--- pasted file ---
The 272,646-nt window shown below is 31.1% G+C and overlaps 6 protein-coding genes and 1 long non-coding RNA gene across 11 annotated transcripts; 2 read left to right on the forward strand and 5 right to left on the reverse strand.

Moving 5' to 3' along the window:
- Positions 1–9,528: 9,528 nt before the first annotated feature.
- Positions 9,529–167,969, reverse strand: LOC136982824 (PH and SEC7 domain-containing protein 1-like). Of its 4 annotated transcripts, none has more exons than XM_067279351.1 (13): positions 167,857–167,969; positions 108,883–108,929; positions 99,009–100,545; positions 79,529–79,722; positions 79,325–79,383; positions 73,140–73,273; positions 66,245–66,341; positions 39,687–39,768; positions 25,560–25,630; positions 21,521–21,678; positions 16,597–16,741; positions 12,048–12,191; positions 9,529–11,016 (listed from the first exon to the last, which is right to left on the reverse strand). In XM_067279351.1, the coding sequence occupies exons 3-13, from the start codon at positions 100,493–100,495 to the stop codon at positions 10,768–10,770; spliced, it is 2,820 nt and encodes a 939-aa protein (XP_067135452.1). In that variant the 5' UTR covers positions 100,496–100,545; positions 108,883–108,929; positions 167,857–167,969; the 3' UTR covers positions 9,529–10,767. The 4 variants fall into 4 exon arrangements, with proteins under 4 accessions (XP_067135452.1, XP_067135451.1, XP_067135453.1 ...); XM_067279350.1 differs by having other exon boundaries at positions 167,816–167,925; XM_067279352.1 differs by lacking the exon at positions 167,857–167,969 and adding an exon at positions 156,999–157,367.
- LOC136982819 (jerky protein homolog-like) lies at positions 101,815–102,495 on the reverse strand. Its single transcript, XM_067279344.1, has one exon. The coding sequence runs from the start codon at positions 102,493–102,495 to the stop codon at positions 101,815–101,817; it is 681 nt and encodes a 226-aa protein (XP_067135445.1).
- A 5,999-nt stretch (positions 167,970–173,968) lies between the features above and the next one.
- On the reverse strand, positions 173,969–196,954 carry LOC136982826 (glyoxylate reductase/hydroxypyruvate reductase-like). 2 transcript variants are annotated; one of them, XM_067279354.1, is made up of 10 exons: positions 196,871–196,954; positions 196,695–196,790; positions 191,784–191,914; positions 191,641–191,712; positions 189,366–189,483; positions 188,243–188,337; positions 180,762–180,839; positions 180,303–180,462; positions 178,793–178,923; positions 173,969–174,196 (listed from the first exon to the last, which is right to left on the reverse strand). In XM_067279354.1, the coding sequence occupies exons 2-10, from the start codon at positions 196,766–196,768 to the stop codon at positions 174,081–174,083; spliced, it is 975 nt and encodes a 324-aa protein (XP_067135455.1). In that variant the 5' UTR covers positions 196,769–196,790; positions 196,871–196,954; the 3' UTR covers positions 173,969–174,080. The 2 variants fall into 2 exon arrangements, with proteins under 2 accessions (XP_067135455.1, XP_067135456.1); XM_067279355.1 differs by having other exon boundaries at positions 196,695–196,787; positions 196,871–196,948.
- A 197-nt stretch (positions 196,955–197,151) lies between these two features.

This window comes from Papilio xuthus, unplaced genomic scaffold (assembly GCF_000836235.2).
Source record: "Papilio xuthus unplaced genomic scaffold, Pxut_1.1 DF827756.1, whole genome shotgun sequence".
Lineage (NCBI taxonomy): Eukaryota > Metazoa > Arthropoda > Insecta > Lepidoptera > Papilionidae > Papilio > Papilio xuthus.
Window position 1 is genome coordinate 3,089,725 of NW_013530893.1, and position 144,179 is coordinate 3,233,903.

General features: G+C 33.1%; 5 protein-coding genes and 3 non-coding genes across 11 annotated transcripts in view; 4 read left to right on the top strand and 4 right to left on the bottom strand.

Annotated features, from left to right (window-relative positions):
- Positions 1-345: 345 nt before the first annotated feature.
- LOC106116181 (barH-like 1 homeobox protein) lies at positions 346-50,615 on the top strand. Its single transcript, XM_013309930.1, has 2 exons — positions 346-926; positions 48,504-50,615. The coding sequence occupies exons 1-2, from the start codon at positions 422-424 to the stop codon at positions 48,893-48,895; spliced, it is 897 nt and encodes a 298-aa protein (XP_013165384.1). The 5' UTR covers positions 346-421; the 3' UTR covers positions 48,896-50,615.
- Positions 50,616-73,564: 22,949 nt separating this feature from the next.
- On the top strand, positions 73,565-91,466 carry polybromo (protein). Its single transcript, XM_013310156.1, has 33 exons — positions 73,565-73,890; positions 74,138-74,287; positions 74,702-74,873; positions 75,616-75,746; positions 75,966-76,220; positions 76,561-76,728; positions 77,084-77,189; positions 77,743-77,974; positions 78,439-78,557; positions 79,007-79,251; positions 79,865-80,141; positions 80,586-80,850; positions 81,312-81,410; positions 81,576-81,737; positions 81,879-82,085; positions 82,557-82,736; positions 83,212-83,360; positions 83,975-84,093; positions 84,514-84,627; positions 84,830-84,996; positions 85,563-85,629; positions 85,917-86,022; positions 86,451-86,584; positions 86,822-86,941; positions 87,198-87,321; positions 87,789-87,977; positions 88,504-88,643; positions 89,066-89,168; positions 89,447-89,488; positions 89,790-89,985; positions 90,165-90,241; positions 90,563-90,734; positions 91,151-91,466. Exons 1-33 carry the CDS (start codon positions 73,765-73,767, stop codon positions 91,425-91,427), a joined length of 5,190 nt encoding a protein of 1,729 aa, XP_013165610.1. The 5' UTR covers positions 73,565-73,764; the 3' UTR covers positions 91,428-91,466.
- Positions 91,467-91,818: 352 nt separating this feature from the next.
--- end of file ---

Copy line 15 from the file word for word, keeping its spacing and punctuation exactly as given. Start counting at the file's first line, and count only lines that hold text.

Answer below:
- Positions 1-345: 345 nt before the first annotated feature.